And I felt the same discomfort with "Keep Calm and Flutter On" where Fluttershy was asked to reform Discord. And I really do think it's related to the fact that I had enough experiences in my younger life that told me when someone is unpleasant on first meeting it won't get much better....fortunately Equestria is better than the human world in that aspect.

Anyway. Spike goes to apologize. Thorax is, understandably, angry, but he saves Spike's life again (I suppose that's the proof that Thorax is actually an OK guy and is not like other changelings). So eventually, after a Spike-song (his only one of the series? I don't remember another) the conclusion is that Thorax will be accepted. And that maybe, someday, he will take this knowledge to all the Changelings and reform them. And both Twilight and Starlight realize that they were kinda wrong, and that maybe even Twilight still has some stuff to learn about friendship.

(And no, I don't think this is going to come back to bite the ponies later. I don't think the universe the writers has created is that cruel....Thorax won't "turn" on them. Oh, maybe he'll mistakenly lead the changelings back and we'll have another Epic Changeling Battle (which I am assuming, based on some of the "Heroes of Equestria" toys coming out, will be a thing). But I can't see Thorax turning out to be a spy or a mole, not after he was given trust.)

(Okay. I just read the EqD followup to see if there was anything I missed I wanted to mention. "Can I Thorax you a question?" LOL. LOL. LOL.)

Also: how soon before we see Thorax plushies? Not long, I am betting.

(No, I'm not gonna make one. I already made one Critter chock full of holes and that's not something I want to do again. That said: the voice-actor gave Thorax a cute voice, and one that seems appropriate to the character.)

some future plans

So, today in church, the person who has been filling the pulpit came up to me and asked: I'm going to be away on September 11, could you fill the pulpit?

I didn't have any thing that is pulling me away at that time, and it's a few weeks' lead-time, so I said yes. And I said I'd check the lectionary, or that I had a few ideas.

(Yes, it is September 11. I don't want to do anything on "The Christian response to that day" or anything like because it's all been said before by people more articulate than I, and I just don't want to do it. I will probably make some oblique reference in the "pastoral" prayer (I'm not ordained so I don't think it can really be called a "pastoral" prayer) but that will be it).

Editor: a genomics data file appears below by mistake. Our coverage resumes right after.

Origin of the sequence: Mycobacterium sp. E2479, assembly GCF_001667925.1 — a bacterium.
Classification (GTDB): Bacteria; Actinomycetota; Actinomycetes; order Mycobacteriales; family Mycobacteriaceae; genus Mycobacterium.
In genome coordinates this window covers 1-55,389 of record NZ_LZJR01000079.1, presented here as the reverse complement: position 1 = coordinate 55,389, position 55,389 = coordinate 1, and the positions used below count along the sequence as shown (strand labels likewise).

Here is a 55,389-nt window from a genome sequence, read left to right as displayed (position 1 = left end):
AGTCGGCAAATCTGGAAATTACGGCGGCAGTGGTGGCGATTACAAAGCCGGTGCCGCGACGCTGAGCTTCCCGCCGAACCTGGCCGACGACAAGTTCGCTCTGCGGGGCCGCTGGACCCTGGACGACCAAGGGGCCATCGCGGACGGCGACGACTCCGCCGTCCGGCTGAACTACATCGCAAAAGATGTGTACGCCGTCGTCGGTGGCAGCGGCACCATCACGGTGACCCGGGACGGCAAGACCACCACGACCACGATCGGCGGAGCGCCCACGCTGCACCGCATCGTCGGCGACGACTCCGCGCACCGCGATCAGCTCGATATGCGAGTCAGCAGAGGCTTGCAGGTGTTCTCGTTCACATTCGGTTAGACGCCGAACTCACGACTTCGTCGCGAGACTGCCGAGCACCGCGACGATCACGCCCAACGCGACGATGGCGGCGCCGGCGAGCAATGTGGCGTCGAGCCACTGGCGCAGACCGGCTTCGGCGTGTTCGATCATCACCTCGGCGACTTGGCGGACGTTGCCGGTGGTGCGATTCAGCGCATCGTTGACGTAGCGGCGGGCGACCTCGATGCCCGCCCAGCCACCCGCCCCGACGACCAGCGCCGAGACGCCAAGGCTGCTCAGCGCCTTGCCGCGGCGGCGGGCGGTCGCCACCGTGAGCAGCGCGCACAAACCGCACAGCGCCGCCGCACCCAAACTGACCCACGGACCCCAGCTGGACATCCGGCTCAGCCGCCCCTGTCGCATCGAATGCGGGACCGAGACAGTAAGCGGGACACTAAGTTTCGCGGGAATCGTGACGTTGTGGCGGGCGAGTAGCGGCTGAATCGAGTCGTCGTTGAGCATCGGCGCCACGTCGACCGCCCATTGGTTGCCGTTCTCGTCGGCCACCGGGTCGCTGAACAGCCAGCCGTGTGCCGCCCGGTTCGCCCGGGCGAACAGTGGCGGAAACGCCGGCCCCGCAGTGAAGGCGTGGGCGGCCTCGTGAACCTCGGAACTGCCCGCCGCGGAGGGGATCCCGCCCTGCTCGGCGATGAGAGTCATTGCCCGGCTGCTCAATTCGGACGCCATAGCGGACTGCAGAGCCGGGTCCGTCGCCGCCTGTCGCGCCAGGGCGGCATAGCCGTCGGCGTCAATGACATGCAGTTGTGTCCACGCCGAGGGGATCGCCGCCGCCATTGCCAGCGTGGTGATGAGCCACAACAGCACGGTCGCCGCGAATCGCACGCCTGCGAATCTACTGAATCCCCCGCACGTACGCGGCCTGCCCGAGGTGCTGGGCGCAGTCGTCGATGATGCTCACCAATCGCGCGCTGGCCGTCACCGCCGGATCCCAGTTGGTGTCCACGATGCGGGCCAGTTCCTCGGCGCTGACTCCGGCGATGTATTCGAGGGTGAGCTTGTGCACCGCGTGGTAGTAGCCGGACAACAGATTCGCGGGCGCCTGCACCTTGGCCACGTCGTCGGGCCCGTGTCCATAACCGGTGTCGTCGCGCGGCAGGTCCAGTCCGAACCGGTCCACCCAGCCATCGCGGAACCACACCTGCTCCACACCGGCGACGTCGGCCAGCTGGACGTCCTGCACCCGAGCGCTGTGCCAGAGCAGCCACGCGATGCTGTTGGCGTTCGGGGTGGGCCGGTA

I did have one idea that had been knocking around in my head since doing a Sunday school lesson on it: another look at the parable of the Prodigal Son, from the standpoint that there we actually see TWO ways people get "lost" in there. There's the obvious one - the son who begs for his inheritance early and then goes and spends it on, as some translations say, "riotous living" but then comes back and begs forgiveness. But there is the older son....and he gets lost too, and the way the story ends, it sounds like he could STILL be lost. Because he came to resent his brother and feel taken for granted - "Why did you kill the fatted calf for that slacker? I've been here, working all the time...helpin' out the way I can, nothin' special...." And that's arguably a more-dangerous way a person can get "lost" because it's less "obvious" - and it's a lost they bring emotionally upon themselves.

and also it's a kind of "lost" I risk getting sometimes; it's very easy for me to feel taken-for-granted and ignored and frustrated because I'm ALWAYS the "responsible" one who puts in extra work (or so it seems) and mops up for the people who "forget" or "are tired" or "something else came up" for.

So I'm going to be as much talking to myself as to anyone else, and sometimes it seems that's a making for a good sermon.

Anyway. I had thought of that (because I had been warned that at some point I might be asked to fill in). But I thought: better to check the lectionary for that day.

I just did. Guess what the Gospel reading for that day is? Luke 15:1-10, which is the passage immediately before the parable of the prodigal son (it's the lost sheep and the lost coin, and I can easily riff on the lost coin one, as someone who is good at misplacing things). And I'll just continue on into the Prodigal Son from there; twenty or so verses is not too much for a scripture reading.